I continue to watch Jose Canseco’s online meltdown. And as I said the other day, I don’t do so for mocking purposes. I’m genuinely worried about the guy. If you had a friend who spoke frequently about regret and anger and desperation the way Canseco has in the past week, you’d try to get them into counseling.
The latest, from early this morning:
I guess I wrote the book juiced out of blind anger cause baseball was taken away from me.I am truly sorry for that
This isn’t significant for the book’s sake. It stands on its own and, whatever motivated it, it has largely stood up, factually speaking. But think about it: for the past seven or eight years, “Juiced” has been Canseco’s singular accomplishment and his primary reason for public existence. And he’s now apologizing for it. And downplaying the effects of steroids in multiple other tweets. And begging for a job in baseball. We’re in stages of grief territory here.
I know that playing armchair psychiatrist like this is fraught with peril, but is there anyone else out there worried about this guy? Anyone keeping an eye on him? Are there psychological services available to ex-players through the union or something? Because really, I think this is starting to get a little scary.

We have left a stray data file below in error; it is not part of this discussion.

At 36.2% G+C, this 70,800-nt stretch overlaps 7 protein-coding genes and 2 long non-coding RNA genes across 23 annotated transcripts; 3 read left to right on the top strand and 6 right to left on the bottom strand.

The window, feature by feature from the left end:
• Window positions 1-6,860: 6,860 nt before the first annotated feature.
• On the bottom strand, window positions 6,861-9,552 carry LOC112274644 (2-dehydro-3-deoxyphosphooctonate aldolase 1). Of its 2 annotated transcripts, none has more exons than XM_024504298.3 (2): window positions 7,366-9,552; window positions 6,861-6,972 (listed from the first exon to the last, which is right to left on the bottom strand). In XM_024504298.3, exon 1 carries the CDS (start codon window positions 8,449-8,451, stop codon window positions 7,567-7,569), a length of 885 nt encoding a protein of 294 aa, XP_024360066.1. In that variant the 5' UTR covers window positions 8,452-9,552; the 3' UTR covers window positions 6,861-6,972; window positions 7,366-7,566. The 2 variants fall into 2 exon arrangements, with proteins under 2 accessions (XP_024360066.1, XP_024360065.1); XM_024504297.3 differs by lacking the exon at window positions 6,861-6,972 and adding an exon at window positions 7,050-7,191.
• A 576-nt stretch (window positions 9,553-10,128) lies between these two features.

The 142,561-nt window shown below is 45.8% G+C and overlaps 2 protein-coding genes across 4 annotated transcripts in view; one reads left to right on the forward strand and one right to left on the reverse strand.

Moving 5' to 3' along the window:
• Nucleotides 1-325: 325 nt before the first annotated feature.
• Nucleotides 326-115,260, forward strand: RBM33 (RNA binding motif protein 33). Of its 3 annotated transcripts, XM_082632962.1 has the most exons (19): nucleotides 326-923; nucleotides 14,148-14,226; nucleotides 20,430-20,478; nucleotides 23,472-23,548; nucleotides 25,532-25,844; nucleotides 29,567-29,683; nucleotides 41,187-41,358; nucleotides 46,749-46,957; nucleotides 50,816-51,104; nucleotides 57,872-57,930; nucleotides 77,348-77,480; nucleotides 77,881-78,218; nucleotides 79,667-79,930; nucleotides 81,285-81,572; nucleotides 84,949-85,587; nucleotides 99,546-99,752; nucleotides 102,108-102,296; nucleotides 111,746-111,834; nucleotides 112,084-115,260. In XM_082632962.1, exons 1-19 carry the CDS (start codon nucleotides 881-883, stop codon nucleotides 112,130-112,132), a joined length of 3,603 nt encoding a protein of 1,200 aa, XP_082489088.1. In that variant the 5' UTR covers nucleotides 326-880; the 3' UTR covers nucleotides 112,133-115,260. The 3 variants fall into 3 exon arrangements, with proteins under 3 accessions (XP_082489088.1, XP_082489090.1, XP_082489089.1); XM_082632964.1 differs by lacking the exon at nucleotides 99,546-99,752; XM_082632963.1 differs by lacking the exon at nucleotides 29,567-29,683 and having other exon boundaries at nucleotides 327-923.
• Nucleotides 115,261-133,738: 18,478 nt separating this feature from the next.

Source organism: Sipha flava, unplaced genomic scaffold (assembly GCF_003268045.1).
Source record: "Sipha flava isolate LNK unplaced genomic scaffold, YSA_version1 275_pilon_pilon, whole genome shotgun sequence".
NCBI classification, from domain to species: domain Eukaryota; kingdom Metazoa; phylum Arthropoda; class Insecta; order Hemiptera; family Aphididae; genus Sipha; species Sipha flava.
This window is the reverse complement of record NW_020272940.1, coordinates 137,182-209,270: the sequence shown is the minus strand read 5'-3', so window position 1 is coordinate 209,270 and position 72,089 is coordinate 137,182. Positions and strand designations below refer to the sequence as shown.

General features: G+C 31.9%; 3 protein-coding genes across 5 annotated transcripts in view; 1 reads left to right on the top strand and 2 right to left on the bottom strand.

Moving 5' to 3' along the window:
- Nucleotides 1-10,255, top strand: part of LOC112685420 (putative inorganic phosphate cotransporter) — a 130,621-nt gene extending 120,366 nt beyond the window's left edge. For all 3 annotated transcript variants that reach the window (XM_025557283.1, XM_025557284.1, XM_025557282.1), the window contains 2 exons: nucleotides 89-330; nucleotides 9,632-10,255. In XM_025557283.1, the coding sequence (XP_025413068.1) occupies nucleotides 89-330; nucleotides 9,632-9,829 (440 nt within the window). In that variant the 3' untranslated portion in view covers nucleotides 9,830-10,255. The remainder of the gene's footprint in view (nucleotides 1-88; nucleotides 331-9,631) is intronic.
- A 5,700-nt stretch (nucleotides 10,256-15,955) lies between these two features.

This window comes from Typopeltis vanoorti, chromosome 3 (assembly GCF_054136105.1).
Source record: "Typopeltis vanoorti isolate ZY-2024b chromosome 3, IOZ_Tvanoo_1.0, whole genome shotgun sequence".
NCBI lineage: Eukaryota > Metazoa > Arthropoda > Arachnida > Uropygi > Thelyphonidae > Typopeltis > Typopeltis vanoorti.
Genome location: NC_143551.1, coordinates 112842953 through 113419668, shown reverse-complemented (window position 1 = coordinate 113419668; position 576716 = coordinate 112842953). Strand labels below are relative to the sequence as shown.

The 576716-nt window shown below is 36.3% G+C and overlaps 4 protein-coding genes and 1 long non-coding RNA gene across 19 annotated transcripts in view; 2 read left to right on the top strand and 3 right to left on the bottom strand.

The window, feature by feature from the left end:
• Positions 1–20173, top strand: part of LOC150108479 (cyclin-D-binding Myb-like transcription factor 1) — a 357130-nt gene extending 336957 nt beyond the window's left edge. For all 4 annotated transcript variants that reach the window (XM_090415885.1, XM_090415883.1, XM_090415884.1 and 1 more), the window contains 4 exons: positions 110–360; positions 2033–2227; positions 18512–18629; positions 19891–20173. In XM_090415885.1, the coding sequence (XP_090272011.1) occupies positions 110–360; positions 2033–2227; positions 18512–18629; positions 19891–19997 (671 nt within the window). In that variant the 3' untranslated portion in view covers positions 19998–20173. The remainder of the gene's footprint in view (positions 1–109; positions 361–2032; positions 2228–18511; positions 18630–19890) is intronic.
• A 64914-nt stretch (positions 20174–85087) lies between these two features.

Good news in Boston: An MRI on Red Sox outfielder Andrew Benintendi‘s left knee revealed no structural damage.
Benintendi slipped while trying to avoid a tag at second base, injuring his leg, but it appears he’s avoided a serious injury. A timetable for his return isn’t known at this point, but the Red Sox expect to get him back before the end of the season.
Benintendi is hitting .324/.365/.485 with a homer and ten RBI in 21 games.
And then there was one. One player from the 2008 World Series champs, that is. Ryan Howard likely isn’t going anywhere so he’ll be the last one to turn the lights off, but today Carlo Ruiz bid adieu to the Phillies following his trade to Los Angeles.
Lost in all of the emotions the Dodgers are reported to be feeling about A.J. Ellis leaving is the fact that Ruiz was one of the most beloved Phillies players ever, by both his teammates and their fans. Yesterday Roy Halladay penned a heartfelt goodbye to Ruiz, suggesting that he was every bit as essential to his and the Phillies’ success as Ellis has been to Clayton Kershaw (and in pure baseball production, obviously, quite more).
Today Chooch left a message for his now former teammates: